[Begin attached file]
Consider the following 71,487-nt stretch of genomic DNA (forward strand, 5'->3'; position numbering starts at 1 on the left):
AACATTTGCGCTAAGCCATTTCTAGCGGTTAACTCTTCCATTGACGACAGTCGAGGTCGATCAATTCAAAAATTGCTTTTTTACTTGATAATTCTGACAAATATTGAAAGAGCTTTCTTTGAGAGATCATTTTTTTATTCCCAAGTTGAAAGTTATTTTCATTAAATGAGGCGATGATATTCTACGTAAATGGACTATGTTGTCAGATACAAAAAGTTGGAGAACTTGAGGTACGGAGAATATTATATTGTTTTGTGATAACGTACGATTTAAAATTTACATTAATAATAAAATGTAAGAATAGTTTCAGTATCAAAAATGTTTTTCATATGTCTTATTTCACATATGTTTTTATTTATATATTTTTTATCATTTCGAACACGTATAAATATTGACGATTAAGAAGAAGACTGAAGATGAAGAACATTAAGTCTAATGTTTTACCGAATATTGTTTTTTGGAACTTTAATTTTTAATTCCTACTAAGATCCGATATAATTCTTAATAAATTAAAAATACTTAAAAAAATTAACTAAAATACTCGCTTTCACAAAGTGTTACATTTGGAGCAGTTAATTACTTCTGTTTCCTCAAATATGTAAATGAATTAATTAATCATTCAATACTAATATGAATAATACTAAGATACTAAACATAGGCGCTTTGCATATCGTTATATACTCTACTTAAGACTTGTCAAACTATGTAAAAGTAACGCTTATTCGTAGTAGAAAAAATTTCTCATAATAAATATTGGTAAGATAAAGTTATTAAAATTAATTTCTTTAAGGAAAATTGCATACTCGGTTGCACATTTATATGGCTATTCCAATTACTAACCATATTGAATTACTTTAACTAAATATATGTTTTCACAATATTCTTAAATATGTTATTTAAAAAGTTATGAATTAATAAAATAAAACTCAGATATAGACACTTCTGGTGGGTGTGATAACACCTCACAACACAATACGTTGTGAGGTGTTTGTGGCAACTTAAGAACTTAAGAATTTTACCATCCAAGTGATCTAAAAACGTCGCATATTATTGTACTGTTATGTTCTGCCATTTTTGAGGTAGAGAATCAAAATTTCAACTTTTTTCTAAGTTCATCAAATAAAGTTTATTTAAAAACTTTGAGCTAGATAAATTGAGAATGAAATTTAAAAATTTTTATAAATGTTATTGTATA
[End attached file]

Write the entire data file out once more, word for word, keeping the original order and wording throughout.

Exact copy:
Consider the following 71,487-nt stretch of genomic DNA (forward strand, 5'->3'; position numbering starts at 1 on the left):
AACATTTGCGCTAAGCCATTTCTAGCGGTTAACTCTTCCATTGACGACAGTCGAGGTCGATCAATTCAAAAATTGCTTTTTTACTTGATAATTCTGACAAATATTGAAAGAGCTTTCTTTGAGAGATCATTTTTTTATTCCCAAGTTGAAAGTTATTTTCATTAAATGAGGCGATGATATTCTACGTAAATGGACTATGTTGTCAGATACAAAAAGTTGGAGAACTTGAGGTACGGAGAATATTATATTGTTTTGTGATAACGTACGATTTAAAATTTACATTAATAATAAAATGTAAGAATAGTTTCAGTATCAAAAATGTTTTTCATATGTCTTATTTCACATATGTTTTTATTTATATATTTTTTATCATTTCGAACACGTATAAATATTGACGATTAAGAAGAAGACTGAAGATGAAGAACATTAAGTCTAATGTTTTACCGAATATTGTTTTTTGGAACTTTAATTTTTAATTCCTACTAAGATCCGATATAATTCTTAATAAATTAAAAATACTTAAAAAAATTAACTAAAATACTCGCTTTCACAAAGTGTTACATTTGGAGCAGTTAATTACTTCTGTTTCCTCAAATATGTAAATGAATTAATTAATCATTCAATACTAATATGAATAATACTAAGATACTAAACATAGGCGCTTTGCATATCGTTATATACTCTACTTAAGACTTGTCAAACTATGTAAAAGTAACGCTTATTCGTAGTAGAAAAAATTTCTCATAATAAATATTGGTAAGATAAAGTTATTAAAATTAATTTCTTTAAGGAAAATTGCATACTCGGTTGCACATTTATATGGCTATTCCAATTACTAACCATATTGAATTACTTTAACTAAATATATGTTTTCACAATATTCTTAAATATGTTATTTAAAAAGTTATGAATTAATAAAATAAAACTCAGATATAGACACTTCTGGTGGGTGTGATAACACCTCACAACACAATACGTTGTGAGGTGTTTGTGGCAACTTAAGAACTTAAGAATTTTACCATCCAAGTGATCTAAAAACGTCGCATATTATTGTACTGTTATGTTCTGCCATTTTTGAGGTAGAGAATCAAAATTTCAACTTTTTTCTAAGTTCATCAAATAAAGTTTATTTAAAAACTTTGAGCTAGATAAATTGAGAATGAAATTTAAAAATTTTTATAAATGTTATTGTATA